Genesis Lesson Eleven | 10:1–11:9
Prayerfully read Genesis 10:1–11:9 at least two times and then read the following notes.
Context: Setting the Table
After a creational prologue (1:1–2:3), the “history of the heavens and the earth” (2:4–4:26) relates God’s provision for his image bearers and their subsequent rebellion. The second section, the “book of the generations of Adam,” (5:1–6:8) sets forth the line of Seth. The third section, “the family history of Noah” (6:9–9:29), tells of the great flood and God’s covenant with Noah. This fourth section, “the generations of the sons of Noah (10:1–11:9), begins with the “table of nations” and continues with the story of the Tower of Babel, setting the stage for the call of Abram.
Content: Reading the Text
(10:1–32) The Table of Nations
(10:1) This fourth of the ten sections of the book of Genesis tells the story of the dispersion of the nations and sets the stage for the call of Abram to follow. The birth of sons after the flood, not only to Shem, but also to Ham and Japheth, represents God’s blessing on all of Noah’s descendants (Genesis 9:1).
(10:2–6) The Sons of Japheth
(10:2–6) These verses record 14 “sons” in all for Japheth, each of which represents a people group, or nation, with which the children of Israel were familiar.
(10:5) The repeated reference to “nations” (“Gentiles” and “nations” translate the same Hebrew word) is why 10:1–32 is often known as the “table of nations.” As this records the division of peoples based on their “tongue” or language, it is clear that the events in 11:1–9 took place chronologically prior to the division of the nations described in 10:1–32.
(10:7–20) The Sons of Ham
(10:7–20) These verses record 30 “sons,” or nations that were descendants of Ham. As Nimrod was a particular ruler, rather than the founder of a “nation,” he is generally excluded from this total.1
(10:8–9) While there is nothing that is said about Nimrod in these verses is explicitly negative (“before the Lord” could even be interpreted in a positive sense), the following story of the Tower of Babel raises questions about Nimrod’s rise to power. The ancient kings of Babylon and Assyria were well known for their hunting exploits, real and exaggerated.
(10:9) “Lord” occurs exactly seven times in 10:1–11:9.
(10:13) Both the “-im” endings found in 10:13–14 and the “-ite” endings found in 10:16–18 are typical ways in Hebrew to refer to people groups, similar to the way we use words like “Spaniard” in English.
(10:15) The reference to Sidon without Tyre is an important indication of the antiquity of this list. While Tyre eclipsed Sidon in importance later on (by about the tenth century BC), earlier records make no mention of it.2
(10:19) This is “the first definition of the not-yet-promised land in Genesis.”3 It serves to set the context for the narratives of the patriarchs to follow.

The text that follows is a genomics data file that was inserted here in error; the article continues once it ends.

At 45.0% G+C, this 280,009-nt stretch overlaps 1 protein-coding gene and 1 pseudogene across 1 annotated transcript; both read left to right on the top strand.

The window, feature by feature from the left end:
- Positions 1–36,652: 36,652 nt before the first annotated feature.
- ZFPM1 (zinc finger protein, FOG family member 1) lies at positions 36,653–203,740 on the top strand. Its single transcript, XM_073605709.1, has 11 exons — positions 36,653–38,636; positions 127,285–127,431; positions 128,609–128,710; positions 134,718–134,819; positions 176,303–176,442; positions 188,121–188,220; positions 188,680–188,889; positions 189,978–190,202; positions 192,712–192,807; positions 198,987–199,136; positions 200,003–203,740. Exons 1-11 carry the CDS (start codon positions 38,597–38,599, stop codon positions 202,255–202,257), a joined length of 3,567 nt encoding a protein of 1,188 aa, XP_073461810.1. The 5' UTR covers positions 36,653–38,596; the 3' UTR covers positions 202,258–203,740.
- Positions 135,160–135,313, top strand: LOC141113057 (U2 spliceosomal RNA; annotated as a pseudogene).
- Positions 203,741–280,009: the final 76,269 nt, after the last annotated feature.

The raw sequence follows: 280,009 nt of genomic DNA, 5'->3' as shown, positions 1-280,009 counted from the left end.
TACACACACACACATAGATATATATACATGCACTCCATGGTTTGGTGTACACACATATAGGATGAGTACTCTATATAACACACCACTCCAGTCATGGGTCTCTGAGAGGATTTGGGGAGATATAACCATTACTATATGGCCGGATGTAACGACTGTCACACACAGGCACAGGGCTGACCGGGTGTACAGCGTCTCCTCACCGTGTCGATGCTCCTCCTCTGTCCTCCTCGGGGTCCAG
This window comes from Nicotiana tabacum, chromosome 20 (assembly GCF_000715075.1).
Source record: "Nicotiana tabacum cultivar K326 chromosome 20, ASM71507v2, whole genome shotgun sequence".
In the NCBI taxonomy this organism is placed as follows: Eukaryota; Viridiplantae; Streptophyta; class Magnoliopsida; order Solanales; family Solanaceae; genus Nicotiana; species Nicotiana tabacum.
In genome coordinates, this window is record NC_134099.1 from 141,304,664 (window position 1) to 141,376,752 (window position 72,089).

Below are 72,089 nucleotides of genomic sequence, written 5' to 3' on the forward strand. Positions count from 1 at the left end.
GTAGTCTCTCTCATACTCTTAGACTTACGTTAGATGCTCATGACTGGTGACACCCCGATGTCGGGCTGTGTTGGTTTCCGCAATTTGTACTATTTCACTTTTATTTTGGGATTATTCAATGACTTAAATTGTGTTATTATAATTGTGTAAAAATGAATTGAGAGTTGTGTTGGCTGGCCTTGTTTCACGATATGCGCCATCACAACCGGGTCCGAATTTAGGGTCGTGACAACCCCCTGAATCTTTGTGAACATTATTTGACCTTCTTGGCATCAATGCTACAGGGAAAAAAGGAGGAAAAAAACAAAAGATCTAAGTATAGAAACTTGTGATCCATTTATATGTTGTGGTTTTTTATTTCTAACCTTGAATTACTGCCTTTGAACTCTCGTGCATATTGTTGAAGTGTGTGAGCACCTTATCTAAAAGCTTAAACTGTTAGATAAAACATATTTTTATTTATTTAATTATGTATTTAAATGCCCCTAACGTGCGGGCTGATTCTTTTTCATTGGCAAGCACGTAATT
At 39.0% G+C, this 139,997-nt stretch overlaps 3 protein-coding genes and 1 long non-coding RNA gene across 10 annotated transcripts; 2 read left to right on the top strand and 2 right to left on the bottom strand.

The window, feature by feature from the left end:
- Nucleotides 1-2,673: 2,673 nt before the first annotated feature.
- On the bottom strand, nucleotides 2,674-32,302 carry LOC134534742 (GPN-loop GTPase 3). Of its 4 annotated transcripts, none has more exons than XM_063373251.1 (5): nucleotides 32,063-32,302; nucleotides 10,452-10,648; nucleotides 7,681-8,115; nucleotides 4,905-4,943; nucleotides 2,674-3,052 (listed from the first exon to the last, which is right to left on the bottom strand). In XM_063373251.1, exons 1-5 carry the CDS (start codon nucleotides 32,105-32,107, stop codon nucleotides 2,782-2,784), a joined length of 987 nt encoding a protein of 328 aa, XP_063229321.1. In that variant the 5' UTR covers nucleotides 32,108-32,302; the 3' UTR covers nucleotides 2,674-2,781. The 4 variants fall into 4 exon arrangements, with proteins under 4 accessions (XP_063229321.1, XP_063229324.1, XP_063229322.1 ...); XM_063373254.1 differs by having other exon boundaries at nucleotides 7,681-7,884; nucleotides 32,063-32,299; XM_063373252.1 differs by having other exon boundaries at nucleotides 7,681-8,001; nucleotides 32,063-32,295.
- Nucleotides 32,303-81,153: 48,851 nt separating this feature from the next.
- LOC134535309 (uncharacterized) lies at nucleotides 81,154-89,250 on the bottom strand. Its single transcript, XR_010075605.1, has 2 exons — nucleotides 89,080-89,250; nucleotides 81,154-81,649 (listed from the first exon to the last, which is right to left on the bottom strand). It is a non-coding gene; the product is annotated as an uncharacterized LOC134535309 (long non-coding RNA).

(10:21–31) The Sons of Shem
(10:21–32) These verses record 26 “sons,” or nations that were descendants of Shem. Israel itself, of course, is not mentioned.
(10:21) The Hebrew grammar of the phrase translated as “the brother of Japheth the elder” is somewhat ambiguous. It could be taken as asserting either that Shem was the elder brother of Japheth or that Shem was the brother of Japheth the elder. English translations differ. In either case, as Genesis 9:24 makes clear, Ham was the youngest.
(10:25a) While the “table of nations” goes on to give the descendants of Joktan, none are listed for Peleg. Unlike all the other “nations,” Peleg and his descendants represented the chosen line through which the seed of promise would come. His genealogy, which leads to the birth of Abram, is picked up in 11:10–26.
(10:25b) The verb translated as “divided” and the name Peleg sound very similar in Hebrew.
(10:32) Conclusion to the Table of Nations
(10:1–32a) It has long been recognized that we are intended to count 70 nations in this table, a “round” number often used to represent a totality in Hebrew. It is not a coincidence that the house of Jacob in Genesis 46:27 and Exodus 1:5 also total 70—it is just one hint among many that God had not forgotten his promise that the call of Abram would be the means of blessing the nations through his descendants. In light of what follows in the book of Acts, it is also unlikely to be a coincidence that Jesus is said to send out 70 disciples as his representatives (Luke 10:1).4 Though the day of Pentecost was yet to come, Jesus was already hinting that his representatives are to go forth into all the nations.5
(10:1–32b) Genesis makes it clear that all of humanity, including those nations that the ancients Israelites saw as their enemies, shared a common ancestry in Noah. “This conviction, incidentally, is strikingly inconsistent with the particularistic fancies of the ancient Egyptians, who exclusively reserved for themselves the designation “men,” while regarding all other peoples as descended from the enemies of the gods.”6